Thursday, October 10, 2013

Covered: A Sociological Film About Tattoos

I show the film Covered in my Introduction to Sociology course. The filmmaker is Beverly Yuen Thompson, a sociologist at Siena College. The film is 58 minutes. I show approximately 35 minutes of the film and use the remainder of class time for discussion. I've shown it to three different classes and what stands out is the variety of reactions I get from students. I had the mistaken assumption that the current generation of college students would be "all in" about tattoos. I figured they would think tattoos are cool, period. In reality, students have mixed reactions in talking about tattoos. Keep in mind the film focuses on women who have a lot of tattoos (you perhaps gathered that from the movie title. It's called Covered, not Little Tattoos You Won't Even Notice).

I highly recommend showing this film to students. The first part of the film focuses on reactions that women get in public and from family members. One woman in the film talks about the frustration of being stopped by strangers who ask about her tattoos: "I'm not a mannequin that you can just come up and look at the merchandise," she says. Another participant in the film used the phrase "tattoo etiquette" in saying that the public hasn't yet figured out how to respond to people with a lot of tattoos.

A really interesting part of the film shows disapproval from family members. There's a great scene featuring the filmmaker with her mother. One of the tattoos Thompson has is of her father, who doesn't know she has tattoos. "If he found out," her mother says, "he'd probably have a heart attack." In an interview of another mother and daughter, the daughter says she wants to get a tattoo of her mother. The mother replies: "No...It's no good for me.....Do it when I die."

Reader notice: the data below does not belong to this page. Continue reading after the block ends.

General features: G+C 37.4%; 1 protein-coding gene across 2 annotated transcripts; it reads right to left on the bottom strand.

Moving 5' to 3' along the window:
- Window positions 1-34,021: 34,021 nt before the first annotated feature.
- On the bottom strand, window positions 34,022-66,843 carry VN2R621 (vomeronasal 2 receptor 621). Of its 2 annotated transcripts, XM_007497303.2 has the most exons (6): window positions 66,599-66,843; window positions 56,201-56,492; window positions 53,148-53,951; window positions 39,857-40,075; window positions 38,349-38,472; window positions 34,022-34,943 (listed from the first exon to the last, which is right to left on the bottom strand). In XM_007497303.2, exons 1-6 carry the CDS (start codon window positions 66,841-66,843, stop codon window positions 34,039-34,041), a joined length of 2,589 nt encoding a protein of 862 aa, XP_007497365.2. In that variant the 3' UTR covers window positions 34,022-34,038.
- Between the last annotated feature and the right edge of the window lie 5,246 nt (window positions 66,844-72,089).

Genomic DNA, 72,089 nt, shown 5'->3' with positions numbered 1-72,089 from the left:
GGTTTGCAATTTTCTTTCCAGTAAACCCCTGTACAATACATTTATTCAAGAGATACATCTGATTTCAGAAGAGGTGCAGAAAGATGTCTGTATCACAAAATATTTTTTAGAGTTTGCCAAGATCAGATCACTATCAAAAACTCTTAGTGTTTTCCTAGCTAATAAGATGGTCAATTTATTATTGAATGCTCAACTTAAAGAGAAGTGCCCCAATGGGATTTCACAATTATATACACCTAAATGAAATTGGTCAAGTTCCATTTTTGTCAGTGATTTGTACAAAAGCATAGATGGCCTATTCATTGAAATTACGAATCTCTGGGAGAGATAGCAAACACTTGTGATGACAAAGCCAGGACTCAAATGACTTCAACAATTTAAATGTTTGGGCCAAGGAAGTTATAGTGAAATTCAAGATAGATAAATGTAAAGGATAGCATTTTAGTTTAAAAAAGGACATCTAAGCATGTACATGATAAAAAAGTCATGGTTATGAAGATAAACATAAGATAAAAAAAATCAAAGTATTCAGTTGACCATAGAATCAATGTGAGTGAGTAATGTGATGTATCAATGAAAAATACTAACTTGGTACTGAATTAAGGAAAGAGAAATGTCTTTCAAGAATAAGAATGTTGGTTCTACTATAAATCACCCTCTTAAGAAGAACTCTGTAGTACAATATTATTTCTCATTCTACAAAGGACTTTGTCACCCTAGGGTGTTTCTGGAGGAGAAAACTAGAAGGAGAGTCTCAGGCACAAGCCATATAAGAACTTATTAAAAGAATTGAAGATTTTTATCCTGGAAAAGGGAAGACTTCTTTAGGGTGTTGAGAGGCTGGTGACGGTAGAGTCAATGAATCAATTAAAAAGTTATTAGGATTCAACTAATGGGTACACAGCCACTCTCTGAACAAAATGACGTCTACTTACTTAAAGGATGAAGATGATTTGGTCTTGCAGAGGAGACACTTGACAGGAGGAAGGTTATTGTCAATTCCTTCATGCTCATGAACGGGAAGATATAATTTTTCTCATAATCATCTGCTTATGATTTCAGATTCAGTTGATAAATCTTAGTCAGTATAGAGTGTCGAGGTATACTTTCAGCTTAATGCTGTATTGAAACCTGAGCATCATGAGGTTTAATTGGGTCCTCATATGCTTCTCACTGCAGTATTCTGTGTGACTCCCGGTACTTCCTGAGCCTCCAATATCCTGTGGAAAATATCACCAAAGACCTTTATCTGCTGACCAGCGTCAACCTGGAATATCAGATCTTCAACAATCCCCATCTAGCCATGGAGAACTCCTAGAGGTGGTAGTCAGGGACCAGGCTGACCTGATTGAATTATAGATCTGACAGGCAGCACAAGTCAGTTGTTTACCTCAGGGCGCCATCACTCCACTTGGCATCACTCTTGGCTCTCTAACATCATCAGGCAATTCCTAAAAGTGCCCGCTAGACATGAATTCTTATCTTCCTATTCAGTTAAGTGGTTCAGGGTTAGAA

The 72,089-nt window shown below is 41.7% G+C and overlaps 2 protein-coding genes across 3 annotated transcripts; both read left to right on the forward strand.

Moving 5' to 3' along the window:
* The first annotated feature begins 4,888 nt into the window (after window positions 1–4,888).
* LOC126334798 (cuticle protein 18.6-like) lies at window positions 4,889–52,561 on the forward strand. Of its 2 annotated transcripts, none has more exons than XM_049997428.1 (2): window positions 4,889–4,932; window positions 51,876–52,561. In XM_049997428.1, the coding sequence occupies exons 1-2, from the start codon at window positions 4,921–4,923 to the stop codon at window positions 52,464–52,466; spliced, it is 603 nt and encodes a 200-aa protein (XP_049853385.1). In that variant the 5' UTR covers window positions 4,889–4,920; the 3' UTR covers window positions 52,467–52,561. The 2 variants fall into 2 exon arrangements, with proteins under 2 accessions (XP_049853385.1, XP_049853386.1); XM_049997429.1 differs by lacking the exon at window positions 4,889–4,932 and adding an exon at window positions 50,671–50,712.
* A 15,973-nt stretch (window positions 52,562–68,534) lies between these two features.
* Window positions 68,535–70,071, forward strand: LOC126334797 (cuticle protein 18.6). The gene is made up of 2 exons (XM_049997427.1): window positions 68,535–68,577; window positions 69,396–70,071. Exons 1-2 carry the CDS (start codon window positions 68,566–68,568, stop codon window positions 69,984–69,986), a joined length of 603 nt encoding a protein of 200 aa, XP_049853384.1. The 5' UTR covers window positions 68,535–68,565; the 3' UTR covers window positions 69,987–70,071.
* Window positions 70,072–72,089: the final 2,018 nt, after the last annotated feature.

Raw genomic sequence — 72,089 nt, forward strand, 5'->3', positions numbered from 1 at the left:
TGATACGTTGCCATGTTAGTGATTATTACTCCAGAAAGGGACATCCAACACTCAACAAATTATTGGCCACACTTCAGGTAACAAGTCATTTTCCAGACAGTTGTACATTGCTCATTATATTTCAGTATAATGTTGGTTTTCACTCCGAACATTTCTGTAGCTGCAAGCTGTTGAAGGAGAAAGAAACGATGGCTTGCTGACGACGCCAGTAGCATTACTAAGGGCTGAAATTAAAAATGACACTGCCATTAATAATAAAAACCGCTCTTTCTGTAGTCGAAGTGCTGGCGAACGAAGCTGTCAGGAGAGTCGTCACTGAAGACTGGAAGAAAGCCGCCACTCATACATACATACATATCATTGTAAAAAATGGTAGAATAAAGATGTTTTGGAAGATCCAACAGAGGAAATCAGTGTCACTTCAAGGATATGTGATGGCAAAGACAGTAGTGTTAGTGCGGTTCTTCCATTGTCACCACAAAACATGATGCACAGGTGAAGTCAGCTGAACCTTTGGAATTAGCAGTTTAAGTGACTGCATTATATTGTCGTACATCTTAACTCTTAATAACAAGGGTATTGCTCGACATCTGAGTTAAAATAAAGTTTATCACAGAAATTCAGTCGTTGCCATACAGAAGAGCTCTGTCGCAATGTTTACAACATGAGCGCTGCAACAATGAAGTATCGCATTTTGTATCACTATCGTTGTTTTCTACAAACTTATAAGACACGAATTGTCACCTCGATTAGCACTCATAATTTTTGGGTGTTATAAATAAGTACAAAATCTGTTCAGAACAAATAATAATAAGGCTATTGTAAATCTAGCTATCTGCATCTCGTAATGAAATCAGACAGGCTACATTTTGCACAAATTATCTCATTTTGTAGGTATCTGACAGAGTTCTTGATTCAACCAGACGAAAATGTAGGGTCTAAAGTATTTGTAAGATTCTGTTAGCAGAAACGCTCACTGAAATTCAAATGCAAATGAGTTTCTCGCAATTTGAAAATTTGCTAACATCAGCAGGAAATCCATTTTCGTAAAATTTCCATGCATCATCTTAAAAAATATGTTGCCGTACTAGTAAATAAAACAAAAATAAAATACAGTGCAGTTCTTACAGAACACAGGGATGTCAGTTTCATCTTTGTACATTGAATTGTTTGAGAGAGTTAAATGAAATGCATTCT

Another excellent section of the film focuses on the experiences of women as tattoo artists. They talk about breaking into what has traditionally been a male industry. One tattooist talks about not always being taken seriously when customers walk through the door. She says: "Even today, after almost thirty years, sometimes I'll be tattooing a man, and people will walk in, and they'll ask the man the question." Another tattooist mentions that she is asked "Do you tattoo guys?" She laughs and wonders if people ever ask male artists if they tattoo women. On the other hand, artists talk about the positive response they get as tattooists. One says that women are more comfortable getting tattooed by women (especially in a "risque" area of their body). Another artist notes there are "possessive husbands or boyfriends that won't let a man touch their girlfriends or wives." An artist suggests that the stigma around women tattooists has lessened since she began her career. So the industry landscape has changed and continues to change.

When I ask students to respond to the film, I hear several different comments, but have observed a few themes. Some students will say they like tattoos if they have meaning.These students dislike "random" tattoos. This usually leads to other students jumping in and saying that all tattoos have meaning, even when the meaning is not obvious and apparent. Other students wonder if it's possible to get a job if they are heavily tattooed. That sentiment leads to good discussion and elicits different perspectives. Students have also talked about disapproval from family members after getting tattoos. Others beam with pride when they talk about their tattoos and the tattoos they would like to get in the future. In all, the film opens the door for students to think about the sociology of tattoos. I love the film and am inspired by the creative approach Thompson takes to doing sociology.

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